• Prachumwat A., Munkongwongsiri N., Eamsaard W., Lertsiri K., Flegel T.W., Stentiford G.D., Sritunyalucksana K. (2021) A potential prokaryotic and microsporidian pathobiome that may cause shrimp white feces syndrome. bioRxiv 2021.05.23.445355.
  • Sathish Kumar T., Makesh M., Alavandi S.V., Vijayan K.K. (2022) Clinical manifestations of white feces syndrome, and its association with Enterocytozoon hepatopenaei in Penaeus vannamei grow-out farms: A pathobiological investigation. Aquaculture 547.
  • Somboon M., Purivirojkul W., Limsuwan C (2012). Effect of Vibrio spp. in white feces infected shrimp in Chanthaburi, Thailand. Kasetsart University Fisheries Research Bulletin (Thailand). Vol. 36 N. 1 Page 7-15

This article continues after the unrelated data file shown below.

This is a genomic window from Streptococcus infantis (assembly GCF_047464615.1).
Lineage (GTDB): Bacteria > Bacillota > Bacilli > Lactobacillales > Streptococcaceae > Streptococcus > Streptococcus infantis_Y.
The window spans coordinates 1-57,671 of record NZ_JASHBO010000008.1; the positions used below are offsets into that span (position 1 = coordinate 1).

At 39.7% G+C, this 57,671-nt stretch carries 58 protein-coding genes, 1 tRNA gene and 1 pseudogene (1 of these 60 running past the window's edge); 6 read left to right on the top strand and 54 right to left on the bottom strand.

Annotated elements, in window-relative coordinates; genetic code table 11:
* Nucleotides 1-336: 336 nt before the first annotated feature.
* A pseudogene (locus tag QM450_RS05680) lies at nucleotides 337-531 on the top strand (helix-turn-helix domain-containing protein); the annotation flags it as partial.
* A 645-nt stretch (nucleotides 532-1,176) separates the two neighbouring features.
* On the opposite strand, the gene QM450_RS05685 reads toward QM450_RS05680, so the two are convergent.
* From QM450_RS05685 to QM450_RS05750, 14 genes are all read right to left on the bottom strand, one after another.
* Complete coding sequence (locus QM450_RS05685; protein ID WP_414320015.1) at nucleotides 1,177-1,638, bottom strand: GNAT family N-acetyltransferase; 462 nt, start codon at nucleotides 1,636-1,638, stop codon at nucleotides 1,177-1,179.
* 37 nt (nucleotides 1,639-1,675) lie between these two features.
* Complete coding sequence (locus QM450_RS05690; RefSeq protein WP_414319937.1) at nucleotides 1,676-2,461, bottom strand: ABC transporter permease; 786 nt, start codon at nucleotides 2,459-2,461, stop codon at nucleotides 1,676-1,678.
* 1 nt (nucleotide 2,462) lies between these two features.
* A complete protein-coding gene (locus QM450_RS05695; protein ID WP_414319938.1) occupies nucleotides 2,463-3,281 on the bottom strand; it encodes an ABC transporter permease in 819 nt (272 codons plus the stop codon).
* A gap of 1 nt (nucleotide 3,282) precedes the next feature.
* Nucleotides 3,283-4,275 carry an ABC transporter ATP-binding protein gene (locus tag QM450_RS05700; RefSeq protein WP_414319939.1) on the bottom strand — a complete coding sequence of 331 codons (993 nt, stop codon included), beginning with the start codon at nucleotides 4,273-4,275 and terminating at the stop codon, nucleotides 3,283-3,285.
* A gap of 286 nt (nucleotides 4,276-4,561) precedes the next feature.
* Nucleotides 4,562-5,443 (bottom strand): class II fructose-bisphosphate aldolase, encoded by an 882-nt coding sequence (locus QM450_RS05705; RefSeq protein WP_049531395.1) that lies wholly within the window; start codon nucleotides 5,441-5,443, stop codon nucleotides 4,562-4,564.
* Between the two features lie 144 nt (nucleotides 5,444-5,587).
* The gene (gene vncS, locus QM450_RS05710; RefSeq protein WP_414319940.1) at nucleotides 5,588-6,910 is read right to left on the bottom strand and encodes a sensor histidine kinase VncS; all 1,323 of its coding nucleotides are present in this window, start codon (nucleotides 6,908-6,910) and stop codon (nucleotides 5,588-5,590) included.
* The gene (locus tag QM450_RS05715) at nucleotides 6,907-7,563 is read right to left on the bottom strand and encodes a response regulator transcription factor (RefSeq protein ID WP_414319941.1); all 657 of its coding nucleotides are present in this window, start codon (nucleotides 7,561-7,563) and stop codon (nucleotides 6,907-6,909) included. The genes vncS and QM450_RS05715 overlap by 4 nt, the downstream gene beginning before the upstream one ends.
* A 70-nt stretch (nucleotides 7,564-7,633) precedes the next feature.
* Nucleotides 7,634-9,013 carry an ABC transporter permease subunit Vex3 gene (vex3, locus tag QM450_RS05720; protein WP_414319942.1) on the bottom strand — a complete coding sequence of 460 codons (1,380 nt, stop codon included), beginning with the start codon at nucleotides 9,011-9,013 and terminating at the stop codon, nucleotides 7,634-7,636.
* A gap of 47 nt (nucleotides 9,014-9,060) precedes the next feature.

• Sriurairatana S, Boonyawiwat V, Gangnonngiw W, Laosutthipong C, Hiranchan J, Flegel TW (2014) White Feces Syndrome of Shrimp Arises from Transformation, Sloughing and Aggregation of Hepatopancreatic Microvilli into Vermiform Bodies Superficially Resembling Gregarines. PLoS ONE 9(6): e99170.  
  • Suguna, T. 2020. Disease Diagnosis Prevention and Control of Diseases in L.vannamei. Int.J.Curr.Microbiol.App.Sci. 9(9): 764-776. doi:
  • Tamilarasu A, Nethaji M, Bharathi S, Lloyd Chrispin C, Somu Sunder Lingam R. Review on the emerging white feces syndrome in shrimp industry. J Entomol Zool Stud 2020;8(5):680-684